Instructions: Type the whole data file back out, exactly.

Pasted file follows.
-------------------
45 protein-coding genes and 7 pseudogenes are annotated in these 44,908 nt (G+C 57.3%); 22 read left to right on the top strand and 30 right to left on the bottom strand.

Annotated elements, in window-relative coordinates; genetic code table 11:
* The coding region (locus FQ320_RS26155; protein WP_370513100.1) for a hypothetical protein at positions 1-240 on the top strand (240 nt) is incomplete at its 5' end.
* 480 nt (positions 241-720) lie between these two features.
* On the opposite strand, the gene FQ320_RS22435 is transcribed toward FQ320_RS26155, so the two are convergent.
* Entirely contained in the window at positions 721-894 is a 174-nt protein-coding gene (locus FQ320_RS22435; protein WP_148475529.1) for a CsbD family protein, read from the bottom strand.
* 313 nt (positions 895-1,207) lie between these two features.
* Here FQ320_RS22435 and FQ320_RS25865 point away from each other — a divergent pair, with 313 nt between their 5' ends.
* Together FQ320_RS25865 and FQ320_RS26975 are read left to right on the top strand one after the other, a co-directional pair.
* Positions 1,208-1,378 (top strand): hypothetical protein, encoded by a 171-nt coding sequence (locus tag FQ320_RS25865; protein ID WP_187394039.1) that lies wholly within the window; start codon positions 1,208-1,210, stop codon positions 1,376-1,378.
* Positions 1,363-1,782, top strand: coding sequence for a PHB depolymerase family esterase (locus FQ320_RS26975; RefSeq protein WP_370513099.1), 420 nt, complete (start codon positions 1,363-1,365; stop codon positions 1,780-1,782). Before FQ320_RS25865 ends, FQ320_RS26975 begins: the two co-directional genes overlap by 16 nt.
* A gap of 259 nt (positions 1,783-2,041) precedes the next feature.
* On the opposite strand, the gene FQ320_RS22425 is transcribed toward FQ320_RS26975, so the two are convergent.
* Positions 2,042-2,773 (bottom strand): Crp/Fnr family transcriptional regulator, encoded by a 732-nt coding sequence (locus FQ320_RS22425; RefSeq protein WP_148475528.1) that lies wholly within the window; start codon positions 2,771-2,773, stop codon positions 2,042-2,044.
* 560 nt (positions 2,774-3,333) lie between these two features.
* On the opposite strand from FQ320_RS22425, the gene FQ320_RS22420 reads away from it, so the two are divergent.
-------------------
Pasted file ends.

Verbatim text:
45 protein-coding genes and 7 pseudogenes are annotated in these 44,908 nt (G+C 57.3%); 22 read left to right on the top strand and 30 right to left on the bottom strand.

Annotated elements, in window-relative coordinates; genetic code table 11:
* The coding region (locus FQ320_RS26155; protein WP_370513100.1) for a hypothetical protein at positions 1-240 on the top strand (240 nt) is incomplete at its 5' end.
* 480 nt (positions 241-720) lie between these two features.
* On the opposite strand, the gene FQ320_RS22435 is transcribed toward FQ320_RS26155, so the two are convergent.
* Entirely contained in the window at positions 721-894 is a 174-nt protein-coding gene (locus FQ320_RS22435; protein WP_148475529.1) for a CsbD family protein, read from the bottom strand.
* 313 nt (positions 895-1,207) lie between these two features.
* Here FQ320_RS22435 and FQ320_RS25865 point away from each other — a divergent pair, with 313 nt between their 5' ends.
* Together FQ320_RS25865 and FQ320_RS26975 are read left to right on the top strand one after the other, a co-directional pair.
* Positions 1,208-1,378 (top strand): hypothetical protein, encoded by a 171-nt coding sequence (locus tag FQ320_RS25865; protein ID WP_187394039.1) that lies wholly within the window; start codon positions 1,208-1,210, stop codon positions 1,376-1,378.
* Positions 1,363-1,782, top strand: coding sequence for a PHB depolymerase family esterase (locus FQ320_RS26975; RefSeq protein WP_370513099.1), 420 nt, complete (start codon positions 1,363-1,365; stop codon positions 1,780-1,782). Before FQ320_RS25865 ends, FQ320_RS26975 begins: the two co-directional genes overlap by 16 nt.
* A gap of 259 nt (positions 1,783-2,041) precedes the next feature.
* On the opposite strand, the gene FQ320_RS22425 is transcribed toward FQ320_RS26975, so the two are convergent.
* Positions 2,042-2,773 (bottom strand): Crp/Fnr family transcriptional regulator, encoded by a 732-nt coding sequence (locus FQ320_RS22425; RefSeq protein WP_148475528.1) that lies wholly within the window; start codon positions 2,771-2,773, stop codon positions 2,042-2,044.
* 560 nt (positions 2,774-3,333) lie between these two features.
* On the opposite strand from FQ320_RS22425, the gene FQ320_RS22420 reads away from it, so the two are divergent.